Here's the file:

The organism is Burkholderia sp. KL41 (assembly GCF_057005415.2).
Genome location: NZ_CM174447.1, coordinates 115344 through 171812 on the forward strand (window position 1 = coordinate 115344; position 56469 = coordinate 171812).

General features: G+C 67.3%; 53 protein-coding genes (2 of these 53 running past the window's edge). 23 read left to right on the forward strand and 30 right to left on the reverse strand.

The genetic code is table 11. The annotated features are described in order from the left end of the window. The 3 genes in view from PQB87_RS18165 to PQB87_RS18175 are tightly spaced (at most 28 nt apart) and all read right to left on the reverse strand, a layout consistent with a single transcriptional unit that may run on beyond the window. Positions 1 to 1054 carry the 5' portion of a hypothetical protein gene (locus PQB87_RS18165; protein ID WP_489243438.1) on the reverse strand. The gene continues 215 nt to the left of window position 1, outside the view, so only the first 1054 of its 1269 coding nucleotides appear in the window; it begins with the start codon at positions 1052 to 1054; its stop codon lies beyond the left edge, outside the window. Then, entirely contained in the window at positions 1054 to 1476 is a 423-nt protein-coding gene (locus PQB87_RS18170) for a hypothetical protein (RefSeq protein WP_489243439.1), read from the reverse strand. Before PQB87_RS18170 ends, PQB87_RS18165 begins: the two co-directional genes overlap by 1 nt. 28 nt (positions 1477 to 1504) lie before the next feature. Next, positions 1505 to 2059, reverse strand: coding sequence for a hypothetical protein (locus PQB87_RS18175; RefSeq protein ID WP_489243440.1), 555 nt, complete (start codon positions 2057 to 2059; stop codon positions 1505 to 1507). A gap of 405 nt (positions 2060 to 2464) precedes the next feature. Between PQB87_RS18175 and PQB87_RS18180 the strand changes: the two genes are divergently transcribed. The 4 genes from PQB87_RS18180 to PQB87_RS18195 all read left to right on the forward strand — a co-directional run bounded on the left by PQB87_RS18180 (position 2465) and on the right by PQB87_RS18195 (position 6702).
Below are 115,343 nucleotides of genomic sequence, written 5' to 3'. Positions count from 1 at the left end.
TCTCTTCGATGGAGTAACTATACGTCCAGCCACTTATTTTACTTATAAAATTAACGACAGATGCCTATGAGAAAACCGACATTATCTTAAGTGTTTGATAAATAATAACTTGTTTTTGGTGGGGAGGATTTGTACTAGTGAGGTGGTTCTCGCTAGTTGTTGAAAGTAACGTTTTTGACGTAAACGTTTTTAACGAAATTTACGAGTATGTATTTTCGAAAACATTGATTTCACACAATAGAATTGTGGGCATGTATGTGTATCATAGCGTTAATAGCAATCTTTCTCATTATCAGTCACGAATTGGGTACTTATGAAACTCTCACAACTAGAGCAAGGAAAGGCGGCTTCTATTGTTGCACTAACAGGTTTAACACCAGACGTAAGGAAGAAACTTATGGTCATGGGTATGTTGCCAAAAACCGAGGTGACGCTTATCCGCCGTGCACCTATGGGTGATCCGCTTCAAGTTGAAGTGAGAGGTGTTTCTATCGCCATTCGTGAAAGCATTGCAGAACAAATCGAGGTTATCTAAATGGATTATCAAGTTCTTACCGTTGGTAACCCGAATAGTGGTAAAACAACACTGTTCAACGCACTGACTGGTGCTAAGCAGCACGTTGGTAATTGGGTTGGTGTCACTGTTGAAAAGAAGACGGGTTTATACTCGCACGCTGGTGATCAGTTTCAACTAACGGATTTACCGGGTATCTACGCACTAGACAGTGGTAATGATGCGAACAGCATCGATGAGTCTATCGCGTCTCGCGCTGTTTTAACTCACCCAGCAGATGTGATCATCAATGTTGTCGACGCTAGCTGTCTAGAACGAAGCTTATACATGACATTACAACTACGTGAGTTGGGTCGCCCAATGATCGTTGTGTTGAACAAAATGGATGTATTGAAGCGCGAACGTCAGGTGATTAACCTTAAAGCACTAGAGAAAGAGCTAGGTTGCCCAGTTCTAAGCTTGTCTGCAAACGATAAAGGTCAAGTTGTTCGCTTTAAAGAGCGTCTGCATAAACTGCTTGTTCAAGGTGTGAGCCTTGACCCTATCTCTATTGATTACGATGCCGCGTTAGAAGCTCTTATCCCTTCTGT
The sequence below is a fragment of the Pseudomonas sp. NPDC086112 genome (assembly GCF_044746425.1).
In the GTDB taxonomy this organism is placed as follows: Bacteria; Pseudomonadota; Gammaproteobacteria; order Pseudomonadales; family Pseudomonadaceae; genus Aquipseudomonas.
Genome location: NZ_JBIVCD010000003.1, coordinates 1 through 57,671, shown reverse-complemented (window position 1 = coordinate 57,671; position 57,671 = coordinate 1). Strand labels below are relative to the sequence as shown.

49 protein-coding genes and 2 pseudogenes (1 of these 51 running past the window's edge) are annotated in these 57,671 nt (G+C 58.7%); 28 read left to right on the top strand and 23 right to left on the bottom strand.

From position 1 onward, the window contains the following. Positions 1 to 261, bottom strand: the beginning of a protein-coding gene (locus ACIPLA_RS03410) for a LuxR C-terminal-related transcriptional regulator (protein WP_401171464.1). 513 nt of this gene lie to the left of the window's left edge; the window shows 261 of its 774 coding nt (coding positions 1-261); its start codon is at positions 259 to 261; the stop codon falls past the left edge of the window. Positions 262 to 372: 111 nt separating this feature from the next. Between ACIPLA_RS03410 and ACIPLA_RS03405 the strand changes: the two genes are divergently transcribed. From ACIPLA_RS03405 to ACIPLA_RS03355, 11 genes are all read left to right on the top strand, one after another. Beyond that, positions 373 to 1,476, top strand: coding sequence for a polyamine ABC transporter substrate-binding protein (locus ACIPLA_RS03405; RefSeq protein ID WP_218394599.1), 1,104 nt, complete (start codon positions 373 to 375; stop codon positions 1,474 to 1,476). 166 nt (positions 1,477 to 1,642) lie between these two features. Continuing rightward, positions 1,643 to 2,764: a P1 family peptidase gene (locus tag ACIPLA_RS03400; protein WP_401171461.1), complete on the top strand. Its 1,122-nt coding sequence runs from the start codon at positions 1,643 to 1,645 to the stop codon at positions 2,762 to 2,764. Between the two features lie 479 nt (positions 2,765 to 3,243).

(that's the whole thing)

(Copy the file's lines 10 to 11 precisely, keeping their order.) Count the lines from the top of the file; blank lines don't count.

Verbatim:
49 protein-coding genes and 2 pseudogenes (1 of these 51 running past the window's edge) are annotated in these 57,671 nt (G+C 58.7%); 28 read left to right on the top strand and 23 right to left on the bottom strand.

From position 1 onward, the window contains the following. Positions 1 to 261, bottom strand: the beginning of a protein-coding gene (locus ACIPLA_RS03410) for a LuxR C-terminal-related transcriptional regulator (protein WP_401171464.1). 513 nt of this gene lie to the left of the window's left edge; the window shows 261 of its 774 coding nt (coding positions 1-261); its start codon is at positions 259 to 261; the stop codon falls past the left edge of the window. Positions 262 to 372: 111 nt separating this feature from the next. Between ACIPLA_RS03410 and ACIPLA_RS03405 the strand changes: the two genes are divergently transcribed. From ACIPLA_RS03405 to ACIPLA_RS03355, 11 genes are all read left to right on the top strand, one after another. Beyond that, positions 373 to 1,476, top strand: coding sequence for a polyamine ABC transporter substrate-binding protein (locus ACIPLA_RS03405; RefSeq protein ID WP_218394599.1), 1,104 nt, complete (start codon positions 373 to 375; stop codon positions 1,474 to 1,476). 166 nt (positions 1,477 to 1,642) lie between these two features. Continuing rightward, positions 1,643 to 2,764: a P1 family peptidase gene (locus tag ACIPLA_RS03400; protein WP_401171461.1), complete on the top strand. Its 1,122-nt coding sequence runs from the start codon at positions 1,643 to 1,645 to the stop codon at positions 2,762 to 2,764. Between the two features lie 479 nt (positions 2,765 to 3,243).